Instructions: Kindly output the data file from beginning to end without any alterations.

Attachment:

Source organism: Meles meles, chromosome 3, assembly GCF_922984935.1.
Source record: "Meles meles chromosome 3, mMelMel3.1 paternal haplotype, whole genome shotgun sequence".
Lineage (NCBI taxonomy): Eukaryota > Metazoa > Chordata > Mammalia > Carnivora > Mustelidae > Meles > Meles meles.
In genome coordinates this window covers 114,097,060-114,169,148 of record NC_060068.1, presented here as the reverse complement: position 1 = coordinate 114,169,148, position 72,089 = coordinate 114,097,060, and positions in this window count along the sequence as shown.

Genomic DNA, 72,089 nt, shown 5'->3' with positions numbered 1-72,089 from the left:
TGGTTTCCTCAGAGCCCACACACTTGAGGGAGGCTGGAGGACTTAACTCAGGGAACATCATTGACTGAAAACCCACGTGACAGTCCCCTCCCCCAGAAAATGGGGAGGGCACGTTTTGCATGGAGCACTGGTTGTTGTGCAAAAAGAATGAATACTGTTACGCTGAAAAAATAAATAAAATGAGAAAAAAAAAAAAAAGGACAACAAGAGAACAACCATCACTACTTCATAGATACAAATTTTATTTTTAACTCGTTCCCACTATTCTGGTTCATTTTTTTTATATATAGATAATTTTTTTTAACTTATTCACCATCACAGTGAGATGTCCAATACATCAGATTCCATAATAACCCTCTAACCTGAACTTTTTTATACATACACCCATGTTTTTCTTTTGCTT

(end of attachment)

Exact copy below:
Source organism: Meles meles, chromosome 3, assembly GCF_922984935.1.
Source record: "Meles meles chromosome 3, mMelMel3.1 paternal haplotype, whole genome shotgun sequence".
Lineage (NCBI taxonomy): Eukaryota > Metazoa > Chordata > Mammalia > Carnivora > Mustelidae > Meles > Meles meles.
In genome coordinates this window covers 114,097,060-114,169,148 of record NC_060068.1, presented here as the reverse complement: position 1 = coordinate 114,169,148, position 72,089 = coordinate 114,097,060, and positions in this window count along the sequence as shown.

Genomic DNA, 72,089 nt, shown 5'->3' with positions numbered 1-72,089 from the left:
TGGTTTCCTCAGAGCCCACACACTTGAGGGAGGCTGGAGGACTTAACTCAGGGAACATCATTGACTGAAAACCCACGTGACAGTCCCCTCCCCCAGAAAATGGGGAGGGCACGTTTTGCATGGAGCACTGGTTGTTGTGCAAAAAGAATGAATACTGTTACGCTGAAAAAATAAATAAAATGAGAAAAAAAAAAAAAAGGACAACAAGAGAACAACCATCACTACTTCATAGATACAAATTTTATTTTTAACTCGTTCCCACTATTCTGGTTCATTTTTTTTATATATAGATAATTTTTTTTAACTTATTCACCATCACAGTGAGATGTCCAATACATCAGATTCCATAATAACCCTCTAACCTGAACTTTTTTATACATACACCCATGTTTTTCTTTTGCTT